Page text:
perl4 programs which unconsciously rely on the bugs in
          earlier perl versions.

              perl -e '$bar=q/not/; print "This is $foo{$bar} perl5"'

              # perl4 prints: This is not perl5
              # perl5 prints: This is perl5

     * Array and hash brackets during interpolation
          You also have to be careful about array and hash brack-
          ets during interpolation.

              print "$foo["

              perl 4 prints: [
              perl 5 prints: syntax error

              print "$foo{"

              perl 4 prints: {
              perl 5 prints: syntax error

          Perl 5 is expecting to find an index or key name fol-
          lowing the respective brackets, as well as an ending
          bracket of the appropriate type.  In order to mimic the
          behavior of Perl 4, you must escape the bracket like
          so.

              print "$foo\[";
              print "$foo\{";

     * Interpolation of "\$$foo{bar}"
          Similarly, watch out for: "\$$foo{bar}"

              $foo = "baz";
              print "\$$foo{bar}\n";

              # perl4 prints: $baz{bar}
              # perl5 prints: $

          Perl 5 is looking for $foo{bar} which doesn't exist,
          but perl 4 is happy just to expand $foo to "baz" by
          itself.  Watch out for this especially in "eval"'s.

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     * "qq()" string passed to "eval" will not find string terminator
          "qq()" string passed to "eval"

              eval qq(
                  foreach \$y (keys %\$x\) {
                      \$count++;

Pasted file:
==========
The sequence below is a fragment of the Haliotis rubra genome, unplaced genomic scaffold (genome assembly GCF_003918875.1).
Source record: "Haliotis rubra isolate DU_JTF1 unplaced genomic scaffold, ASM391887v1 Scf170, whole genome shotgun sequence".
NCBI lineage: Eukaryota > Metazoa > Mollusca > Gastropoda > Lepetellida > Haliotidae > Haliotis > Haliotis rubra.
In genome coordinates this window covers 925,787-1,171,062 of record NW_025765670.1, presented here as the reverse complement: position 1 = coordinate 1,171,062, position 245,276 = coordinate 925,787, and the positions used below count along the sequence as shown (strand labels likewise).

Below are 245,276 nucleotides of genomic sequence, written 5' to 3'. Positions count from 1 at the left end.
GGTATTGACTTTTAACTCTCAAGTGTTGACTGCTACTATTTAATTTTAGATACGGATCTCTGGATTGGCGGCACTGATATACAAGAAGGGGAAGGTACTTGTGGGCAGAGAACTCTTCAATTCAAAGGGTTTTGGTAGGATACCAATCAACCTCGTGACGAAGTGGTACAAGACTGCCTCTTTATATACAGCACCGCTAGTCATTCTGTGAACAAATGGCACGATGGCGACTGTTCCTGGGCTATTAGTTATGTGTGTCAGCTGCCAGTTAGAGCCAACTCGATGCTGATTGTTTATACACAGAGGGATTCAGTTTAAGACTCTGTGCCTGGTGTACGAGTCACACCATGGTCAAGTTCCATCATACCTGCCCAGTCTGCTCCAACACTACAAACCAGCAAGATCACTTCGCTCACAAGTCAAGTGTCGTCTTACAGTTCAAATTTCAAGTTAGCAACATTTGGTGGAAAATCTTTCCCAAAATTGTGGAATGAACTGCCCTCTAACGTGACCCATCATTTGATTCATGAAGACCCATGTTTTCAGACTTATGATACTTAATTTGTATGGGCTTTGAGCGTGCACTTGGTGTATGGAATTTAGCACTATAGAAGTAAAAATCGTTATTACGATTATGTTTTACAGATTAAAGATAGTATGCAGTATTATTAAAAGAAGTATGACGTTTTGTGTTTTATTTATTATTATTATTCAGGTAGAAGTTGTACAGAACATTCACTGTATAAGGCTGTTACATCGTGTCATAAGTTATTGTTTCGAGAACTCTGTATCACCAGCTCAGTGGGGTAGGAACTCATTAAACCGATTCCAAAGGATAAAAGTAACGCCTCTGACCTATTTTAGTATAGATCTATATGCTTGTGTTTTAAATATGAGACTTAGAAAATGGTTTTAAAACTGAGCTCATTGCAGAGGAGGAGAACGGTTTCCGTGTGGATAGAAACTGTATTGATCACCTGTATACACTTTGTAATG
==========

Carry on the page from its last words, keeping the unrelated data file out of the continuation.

}
              );

              # perl4 runs this ok
              # perl5 prints: Can't find string terminator ")"

     DBM Traps

     General DBM traps.

     * Perl5 must have been linked with same dbm/ndbm as the default
      for "dbmopen()"
          Existing dbm databases created under perl4 (or any
          other dbm/ndbm tool) may cause the same script, run
          under perl5, to fail.  The build of perl5 must have
          been linked with the same dbm/ndbm as the default for
          "dbmopen()" to function properly without "tie"'ing to
          an extension dbm implementation.

              dbmopen (%dbm, "file", undef);
              print "ok\n";

              # perl4 prints: ok
              # perl5 prints: ok (IFF linked with -ldbm or -lndbm)

     * DBM exceeding limit on the key/value size will cause perl5 to
      exit immediately
          Existing dbm databases created under perl4 (or any
          other dbm/ndbm tool) may cause the same script, run
          under perl5, to fail.  The error generated when exceed-
          ing the limit on the key/value size will cause perl5 to
          exit immediately.

              dbmopen(DB, "testdb",0600) || die "couldn't open db! $!";
              $DB{'trap'} = "x" x 1024;  # value too large for most dbm/ndbm
              print "YUP\n";

              # perl4 prints:
              dbm store returned -1, errno 28, key "trap" at - line 3.
              YUP

              # perl5 prints:
              dbm store returned -1, errno 28, key "trap" at - line 3.

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     Unclassified Traps

     Everything else.

     * "require"/"do" trap using returned value
          If the file doit.pl has:

              sub foo {
                  $rc = do "./do.pl";
                  return 8;
              }
              print &foo, "\n";

          And the do.pl file has the following single line:

              return 3;

          Running doit.pl gives the following:

              # perl 4 prints: 3 (aborts the subroutine early)
              # perl 5 prints: 8

          Same behavior if you replace "do" with "require".

     * "split" on empty string with LIMIT specified
              $string = '';
              @list = split(/foo/, $string, 2)

          Perl4 returns a one element list containing the empty
          string but Perl5 returns an empty list.

     As always, if any of these are ever officially declared as
     bugs, they'll be fixed and removed.